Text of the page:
Opium poppy cultivation surged in South-East Asia by 22 per cent in 2010, apparently due to the global economic crisis, with potential production value rising dramatically to $219 million, a $100 million increase over 2009, according to a United Nations report released today.
“Poverty and instability are two of the drivers which push farmers to grow, or sometimes return to growing, illicit crops,” UN Office on Drugs and Crime (UNODC) Executive Director Yury Fedotov said of his agency’s 2010 South-East Asia Opium Survey, covering Laos, Myanmar and Thailand.
While progress has been made in reducing poppy fields over the past decade, the recent global economic crisis appears to have exacerbated the situation for poor communities and tempted many to enter the drug market. The rising price of opium over the last few years has also been instrumental in making its cultivation an attractive option for many.
In terms of cultivation, there was a 22 per cent increase between 2009 and 2010 in the region as a whole. Myanmar experienced the biggest increase in actual area with cultivation shooting up by 6,400 hectares (ha), or 20 per cent, to reach 38,100 ha. In Laos the increase was the largest in percentage terms, 58 per cent, increasing from 1,900 ha to 3,000 ha. Thailand’s small cultivation increased marginally from 211 ha to 289 ha.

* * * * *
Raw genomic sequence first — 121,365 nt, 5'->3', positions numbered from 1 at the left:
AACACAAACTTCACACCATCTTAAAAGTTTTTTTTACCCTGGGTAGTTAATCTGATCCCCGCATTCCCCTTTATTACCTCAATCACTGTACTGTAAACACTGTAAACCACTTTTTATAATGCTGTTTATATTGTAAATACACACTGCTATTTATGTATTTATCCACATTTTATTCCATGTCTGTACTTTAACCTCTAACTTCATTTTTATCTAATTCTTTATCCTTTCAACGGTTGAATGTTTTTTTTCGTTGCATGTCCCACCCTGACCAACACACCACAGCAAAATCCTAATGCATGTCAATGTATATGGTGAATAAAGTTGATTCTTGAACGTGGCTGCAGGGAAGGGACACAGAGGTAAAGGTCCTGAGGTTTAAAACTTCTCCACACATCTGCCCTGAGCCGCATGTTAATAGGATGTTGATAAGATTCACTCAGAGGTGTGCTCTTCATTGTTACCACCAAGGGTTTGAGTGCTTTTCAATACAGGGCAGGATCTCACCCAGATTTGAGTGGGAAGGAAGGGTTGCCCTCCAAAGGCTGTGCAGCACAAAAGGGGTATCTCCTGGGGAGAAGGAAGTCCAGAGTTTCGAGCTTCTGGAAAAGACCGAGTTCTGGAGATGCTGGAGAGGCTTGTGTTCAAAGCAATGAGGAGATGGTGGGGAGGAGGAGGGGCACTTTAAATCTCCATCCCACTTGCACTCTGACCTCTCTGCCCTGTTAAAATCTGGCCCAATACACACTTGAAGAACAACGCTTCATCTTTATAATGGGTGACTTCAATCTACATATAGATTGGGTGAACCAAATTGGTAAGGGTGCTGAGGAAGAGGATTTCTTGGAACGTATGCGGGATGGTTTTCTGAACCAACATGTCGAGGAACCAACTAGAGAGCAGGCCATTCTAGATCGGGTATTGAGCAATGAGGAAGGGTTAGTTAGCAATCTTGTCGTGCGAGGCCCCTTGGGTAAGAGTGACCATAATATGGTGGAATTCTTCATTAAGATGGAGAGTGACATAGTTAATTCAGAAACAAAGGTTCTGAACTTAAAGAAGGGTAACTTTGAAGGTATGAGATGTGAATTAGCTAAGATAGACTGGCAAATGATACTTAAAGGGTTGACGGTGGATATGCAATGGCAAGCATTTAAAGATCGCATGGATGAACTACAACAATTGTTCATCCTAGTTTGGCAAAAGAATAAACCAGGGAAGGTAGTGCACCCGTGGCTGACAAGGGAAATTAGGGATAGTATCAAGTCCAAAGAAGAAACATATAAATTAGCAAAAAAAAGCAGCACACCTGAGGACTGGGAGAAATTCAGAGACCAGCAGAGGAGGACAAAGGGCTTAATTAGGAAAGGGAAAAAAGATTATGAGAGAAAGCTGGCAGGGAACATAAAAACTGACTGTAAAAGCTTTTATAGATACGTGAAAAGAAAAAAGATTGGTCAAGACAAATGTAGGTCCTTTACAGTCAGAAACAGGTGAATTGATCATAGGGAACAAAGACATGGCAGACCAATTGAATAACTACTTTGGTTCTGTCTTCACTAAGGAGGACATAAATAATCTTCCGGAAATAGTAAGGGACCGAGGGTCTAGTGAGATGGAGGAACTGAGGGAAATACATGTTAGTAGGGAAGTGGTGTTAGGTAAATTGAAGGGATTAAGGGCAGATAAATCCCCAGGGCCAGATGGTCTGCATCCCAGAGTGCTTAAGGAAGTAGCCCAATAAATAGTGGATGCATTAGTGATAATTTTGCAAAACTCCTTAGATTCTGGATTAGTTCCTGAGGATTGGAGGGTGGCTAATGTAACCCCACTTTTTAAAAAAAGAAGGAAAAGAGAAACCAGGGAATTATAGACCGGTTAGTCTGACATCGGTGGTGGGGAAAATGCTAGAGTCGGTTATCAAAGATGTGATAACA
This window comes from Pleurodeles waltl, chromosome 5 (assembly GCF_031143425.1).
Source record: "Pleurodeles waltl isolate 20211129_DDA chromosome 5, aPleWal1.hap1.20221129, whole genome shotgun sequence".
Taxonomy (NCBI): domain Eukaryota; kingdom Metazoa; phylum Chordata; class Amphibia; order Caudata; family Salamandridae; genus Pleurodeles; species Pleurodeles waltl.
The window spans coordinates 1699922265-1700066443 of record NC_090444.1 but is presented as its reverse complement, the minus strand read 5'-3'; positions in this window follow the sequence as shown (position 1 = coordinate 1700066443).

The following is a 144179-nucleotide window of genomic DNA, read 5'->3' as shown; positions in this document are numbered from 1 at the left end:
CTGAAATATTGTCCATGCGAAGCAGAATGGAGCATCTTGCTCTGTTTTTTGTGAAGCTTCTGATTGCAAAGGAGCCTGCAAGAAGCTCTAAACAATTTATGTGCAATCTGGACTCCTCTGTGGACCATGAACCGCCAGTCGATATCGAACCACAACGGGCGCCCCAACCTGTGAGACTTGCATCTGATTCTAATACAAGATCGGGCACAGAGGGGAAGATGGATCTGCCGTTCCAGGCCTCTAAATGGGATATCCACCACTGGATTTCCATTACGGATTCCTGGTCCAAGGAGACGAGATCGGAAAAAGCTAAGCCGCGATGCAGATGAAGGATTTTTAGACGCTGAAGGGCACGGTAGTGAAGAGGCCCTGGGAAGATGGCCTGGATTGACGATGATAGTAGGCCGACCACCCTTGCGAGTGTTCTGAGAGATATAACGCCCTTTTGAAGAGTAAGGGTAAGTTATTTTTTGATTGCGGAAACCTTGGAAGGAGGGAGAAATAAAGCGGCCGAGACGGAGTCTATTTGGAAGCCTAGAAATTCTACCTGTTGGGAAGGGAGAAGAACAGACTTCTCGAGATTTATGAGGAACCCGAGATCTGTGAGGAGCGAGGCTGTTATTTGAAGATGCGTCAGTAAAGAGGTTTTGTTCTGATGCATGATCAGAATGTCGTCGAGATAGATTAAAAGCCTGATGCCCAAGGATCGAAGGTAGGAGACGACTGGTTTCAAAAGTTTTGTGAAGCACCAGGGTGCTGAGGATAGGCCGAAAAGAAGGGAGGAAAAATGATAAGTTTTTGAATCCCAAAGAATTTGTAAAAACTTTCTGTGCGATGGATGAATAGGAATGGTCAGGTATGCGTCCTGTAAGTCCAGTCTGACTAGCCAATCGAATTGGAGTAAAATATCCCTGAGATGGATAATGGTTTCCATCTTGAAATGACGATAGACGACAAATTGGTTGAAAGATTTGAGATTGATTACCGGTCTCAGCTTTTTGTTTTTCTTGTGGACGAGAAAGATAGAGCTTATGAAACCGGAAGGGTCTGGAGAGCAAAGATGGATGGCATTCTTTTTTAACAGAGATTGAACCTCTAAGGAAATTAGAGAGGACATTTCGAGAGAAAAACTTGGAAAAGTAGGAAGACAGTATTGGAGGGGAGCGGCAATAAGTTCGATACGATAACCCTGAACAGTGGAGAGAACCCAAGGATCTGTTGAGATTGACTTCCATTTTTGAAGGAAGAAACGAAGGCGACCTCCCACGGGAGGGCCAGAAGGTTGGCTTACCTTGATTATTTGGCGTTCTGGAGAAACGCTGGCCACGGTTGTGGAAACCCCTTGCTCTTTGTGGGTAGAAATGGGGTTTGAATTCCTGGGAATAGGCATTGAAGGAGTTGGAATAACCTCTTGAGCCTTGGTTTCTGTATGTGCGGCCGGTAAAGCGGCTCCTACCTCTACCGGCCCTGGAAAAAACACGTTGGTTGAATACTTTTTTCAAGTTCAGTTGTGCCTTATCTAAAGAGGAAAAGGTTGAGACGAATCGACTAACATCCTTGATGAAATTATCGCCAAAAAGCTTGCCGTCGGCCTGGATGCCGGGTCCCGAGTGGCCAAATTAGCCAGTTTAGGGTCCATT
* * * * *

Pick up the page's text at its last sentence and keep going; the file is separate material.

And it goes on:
While poppy cultivation in South-East Asia remains well below the peak figures of the mid-1990s, when it hovered around 160,000 ha, the year-on-year increase over the past four years has been relentlessly upward, the survey shows.
“While Governments have increased their eradication efforts, the potential opium production in 2010 is estimated to have increased by approximately 75 per cent when compared to 2009,” Mr. Fedotov said.
Beyond the overall larger areas cultivated in all three countries, yields in Myanmar shot up from 330 tons to 580 tons, levels in Laos rose by 7 tons to 18 tons and in Thailand they increased by 36 per cent from 3 tons to 5 tons.
In terms of eradication 9,135 ha of poppy fields in the region were destroyed in 2010, up by 85 per cent from 4,939 ha the previous year.
At country-level, the authorities in Myanmar cleared an estimated 8,268 ha, a 102 per cent rise from 2009. Eradication efforts in Laos dipped by 11 per cent from 651 ha to 579 ha, while Thailand succeeded in removing 278 ha compared with the 2009 level of 201 ha.